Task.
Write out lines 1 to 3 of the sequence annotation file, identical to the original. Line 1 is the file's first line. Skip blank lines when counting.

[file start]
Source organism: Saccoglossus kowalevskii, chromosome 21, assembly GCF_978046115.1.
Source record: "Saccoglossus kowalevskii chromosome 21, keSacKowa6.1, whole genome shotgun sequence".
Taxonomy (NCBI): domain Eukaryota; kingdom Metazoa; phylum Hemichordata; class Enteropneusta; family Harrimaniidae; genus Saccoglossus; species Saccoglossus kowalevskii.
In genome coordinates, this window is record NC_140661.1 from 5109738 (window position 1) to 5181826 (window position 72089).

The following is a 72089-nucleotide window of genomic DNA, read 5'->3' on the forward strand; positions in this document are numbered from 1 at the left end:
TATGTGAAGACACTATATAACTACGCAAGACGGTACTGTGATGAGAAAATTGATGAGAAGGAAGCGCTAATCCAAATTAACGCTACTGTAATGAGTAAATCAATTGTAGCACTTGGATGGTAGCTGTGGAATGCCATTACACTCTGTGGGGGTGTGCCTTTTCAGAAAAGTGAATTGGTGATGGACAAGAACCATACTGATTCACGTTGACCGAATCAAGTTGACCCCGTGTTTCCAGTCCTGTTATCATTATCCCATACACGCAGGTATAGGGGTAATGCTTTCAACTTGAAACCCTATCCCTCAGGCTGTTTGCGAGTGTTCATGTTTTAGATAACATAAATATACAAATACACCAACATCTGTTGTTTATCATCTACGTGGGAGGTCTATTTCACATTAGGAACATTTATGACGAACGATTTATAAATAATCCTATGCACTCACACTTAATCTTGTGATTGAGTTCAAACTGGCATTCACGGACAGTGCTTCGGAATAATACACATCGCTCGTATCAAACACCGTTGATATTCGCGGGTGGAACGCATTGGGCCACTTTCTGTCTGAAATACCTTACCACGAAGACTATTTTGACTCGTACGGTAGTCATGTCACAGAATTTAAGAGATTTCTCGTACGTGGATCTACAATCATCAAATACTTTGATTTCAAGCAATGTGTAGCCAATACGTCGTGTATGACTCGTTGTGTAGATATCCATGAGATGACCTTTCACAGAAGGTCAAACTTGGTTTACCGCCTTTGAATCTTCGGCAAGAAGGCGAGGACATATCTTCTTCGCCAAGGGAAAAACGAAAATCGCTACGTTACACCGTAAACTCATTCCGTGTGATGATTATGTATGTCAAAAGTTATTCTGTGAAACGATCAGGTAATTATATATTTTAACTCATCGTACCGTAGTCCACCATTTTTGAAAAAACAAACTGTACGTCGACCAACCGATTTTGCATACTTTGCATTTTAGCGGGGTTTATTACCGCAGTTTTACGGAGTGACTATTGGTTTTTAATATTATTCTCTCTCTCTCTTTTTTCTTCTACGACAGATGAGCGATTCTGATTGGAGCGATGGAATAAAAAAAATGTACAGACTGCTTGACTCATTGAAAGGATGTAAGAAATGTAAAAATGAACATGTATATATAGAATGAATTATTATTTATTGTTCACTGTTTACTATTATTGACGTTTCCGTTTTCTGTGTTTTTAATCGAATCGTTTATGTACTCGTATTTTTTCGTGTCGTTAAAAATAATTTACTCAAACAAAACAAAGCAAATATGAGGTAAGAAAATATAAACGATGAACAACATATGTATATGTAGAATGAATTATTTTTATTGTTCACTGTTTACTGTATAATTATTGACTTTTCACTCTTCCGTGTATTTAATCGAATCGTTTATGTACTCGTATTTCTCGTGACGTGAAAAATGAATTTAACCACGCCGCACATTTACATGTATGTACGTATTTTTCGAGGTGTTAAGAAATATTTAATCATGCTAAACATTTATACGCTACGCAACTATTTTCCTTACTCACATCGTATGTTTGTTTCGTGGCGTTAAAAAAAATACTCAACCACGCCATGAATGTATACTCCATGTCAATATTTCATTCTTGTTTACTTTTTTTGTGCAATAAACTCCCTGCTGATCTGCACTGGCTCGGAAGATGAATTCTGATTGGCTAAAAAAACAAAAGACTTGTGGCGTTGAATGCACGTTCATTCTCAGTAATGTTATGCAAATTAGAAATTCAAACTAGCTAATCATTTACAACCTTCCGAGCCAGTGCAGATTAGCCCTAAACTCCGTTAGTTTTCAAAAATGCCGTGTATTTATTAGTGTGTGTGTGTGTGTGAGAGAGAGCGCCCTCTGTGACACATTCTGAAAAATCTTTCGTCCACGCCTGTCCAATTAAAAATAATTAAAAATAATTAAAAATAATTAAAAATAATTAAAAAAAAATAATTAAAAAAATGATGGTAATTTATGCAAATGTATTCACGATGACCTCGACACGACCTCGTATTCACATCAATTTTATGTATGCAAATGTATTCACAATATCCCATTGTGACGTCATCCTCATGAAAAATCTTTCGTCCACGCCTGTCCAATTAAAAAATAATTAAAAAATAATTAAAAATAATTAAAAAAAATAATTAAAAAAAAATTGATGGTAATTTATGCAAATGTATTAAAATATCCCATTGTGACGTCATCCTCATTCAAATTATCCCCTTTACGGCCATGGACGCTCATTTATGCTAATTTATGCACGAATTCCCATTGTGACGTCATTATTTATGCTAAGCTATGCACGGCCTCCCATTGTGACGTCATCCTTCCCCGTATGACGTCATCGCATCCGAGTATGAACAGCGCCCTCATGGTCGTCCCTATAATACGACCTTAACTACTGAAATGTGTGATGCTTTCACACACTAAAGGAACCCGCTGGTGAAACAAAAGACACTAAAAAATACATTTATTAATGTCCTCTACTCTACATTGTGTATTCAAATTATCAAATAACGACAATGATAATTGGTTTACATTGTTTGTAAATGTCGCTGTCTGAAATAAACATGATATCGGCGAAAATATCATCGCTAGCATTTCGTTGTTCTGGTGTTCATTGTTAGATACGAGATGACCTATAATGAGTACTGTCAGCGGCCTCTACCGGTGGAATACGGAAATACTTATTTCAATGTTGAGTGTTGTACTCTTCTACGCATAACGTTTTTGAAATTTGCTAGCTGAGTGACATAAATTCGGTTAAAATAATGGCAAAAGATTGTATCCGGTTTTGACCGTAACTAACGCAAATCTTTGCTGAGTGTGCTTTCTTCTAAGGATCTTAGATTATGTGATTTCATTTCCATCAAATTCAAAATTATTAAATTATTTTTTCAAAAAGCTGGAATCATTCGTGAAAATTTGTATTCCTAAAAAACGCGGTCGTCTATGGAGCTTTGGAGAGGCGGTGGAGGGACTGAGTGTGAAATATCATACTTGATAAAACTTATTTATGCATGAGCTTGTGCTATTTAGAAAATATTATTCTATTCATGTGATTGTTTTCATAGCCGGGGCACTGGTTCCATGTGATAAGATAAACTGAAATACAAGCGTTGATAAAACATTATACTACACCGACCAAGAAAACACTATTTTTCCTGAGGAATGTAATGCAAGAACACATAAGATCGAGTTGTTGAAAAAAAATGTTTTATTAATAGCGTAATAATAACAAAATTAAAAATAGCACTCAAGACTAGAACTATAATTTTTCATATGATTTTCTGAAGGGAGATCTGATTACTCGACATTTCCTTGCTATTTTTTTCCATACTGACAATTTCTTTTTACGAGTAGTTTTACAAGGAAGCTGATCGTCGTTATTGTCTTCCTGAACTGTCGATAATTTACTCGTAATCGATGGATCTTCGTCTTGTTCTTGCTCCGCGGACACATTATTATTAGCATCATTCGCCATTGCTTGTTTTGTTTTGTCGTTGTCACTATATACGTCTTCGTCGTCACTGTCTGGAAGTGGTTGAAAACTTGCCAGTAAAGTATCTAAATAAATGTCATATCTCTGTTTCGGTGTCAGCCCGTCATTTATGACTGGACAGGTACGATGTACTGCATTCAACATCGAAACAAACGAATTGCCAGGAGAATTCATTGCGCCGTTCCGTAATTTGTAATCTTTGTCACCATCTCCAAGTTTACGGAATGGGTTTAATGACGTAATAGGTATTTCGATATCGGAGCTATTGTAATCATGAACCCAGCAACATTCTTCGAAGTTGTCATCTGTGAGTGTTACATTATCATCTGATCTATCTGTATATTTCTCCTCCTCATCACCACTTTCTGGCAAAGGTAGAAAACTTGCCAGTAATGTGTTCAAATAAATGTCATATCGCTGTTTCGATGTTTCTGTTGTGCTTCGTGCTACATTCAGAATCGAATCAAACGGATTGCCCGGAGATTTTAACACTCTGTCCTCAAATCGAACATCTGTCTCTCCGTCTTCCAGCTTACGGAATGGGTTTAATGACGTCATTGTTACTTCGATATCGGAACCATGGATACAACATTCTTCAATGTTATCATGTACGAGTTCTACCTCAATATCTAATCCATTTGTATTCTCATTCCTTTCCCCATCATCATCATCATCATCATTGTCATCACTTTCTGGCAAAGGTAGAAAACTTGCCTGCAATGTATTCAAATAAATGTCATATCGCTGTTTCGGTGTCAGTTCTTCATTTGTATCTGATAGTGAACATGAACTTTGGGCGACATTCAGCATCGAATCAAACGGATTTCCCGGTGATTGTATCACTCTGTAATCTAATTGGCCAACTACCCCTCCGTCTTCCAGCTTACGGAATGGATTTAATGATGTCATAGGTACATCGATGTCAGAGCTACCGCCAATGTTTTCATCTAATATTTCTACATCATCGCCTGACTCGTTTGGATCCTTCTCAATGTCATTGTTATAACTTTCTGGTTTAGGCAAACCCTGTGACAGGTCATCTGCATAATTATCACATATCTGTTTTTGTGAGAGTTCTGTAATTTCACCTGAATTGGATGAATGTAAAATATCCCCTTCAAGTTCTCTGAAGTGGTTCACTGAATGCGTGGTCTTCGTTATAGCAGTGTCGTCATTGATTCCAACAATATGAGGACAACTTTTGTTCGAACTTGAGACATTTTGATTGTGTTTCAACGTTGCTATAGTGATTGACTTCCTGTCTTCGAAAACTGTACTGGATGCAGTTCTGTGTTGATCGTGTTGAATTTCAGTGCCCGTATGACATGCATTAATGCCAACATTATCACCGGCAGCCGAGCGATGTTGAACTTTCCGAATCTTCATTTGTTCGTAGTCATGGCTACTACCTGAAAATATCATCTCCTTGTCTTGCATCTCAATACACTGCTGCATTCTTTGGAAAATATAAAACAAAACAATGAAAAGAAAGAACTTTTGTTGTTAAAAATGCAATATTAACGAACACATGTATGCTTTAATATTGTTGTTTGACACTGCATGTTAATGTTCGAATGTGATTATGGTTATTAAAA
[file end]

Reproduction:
Source organism: Saccoglossus kowalevskii, chromosome 21, assembly GCF_978046115.1.
Source record: "Saccoglossus kowalevskii chromosome 21, keSacKowa6.1, whole genome shotgun sequence".
Taxonomy (NCBI): domain Eukaryota; kingdom Metazoa; phylum Hemichordata; class Enteropneusta; family Harrimaniidae; genus Saccoglossus; species Saccoglossus kowalevskii.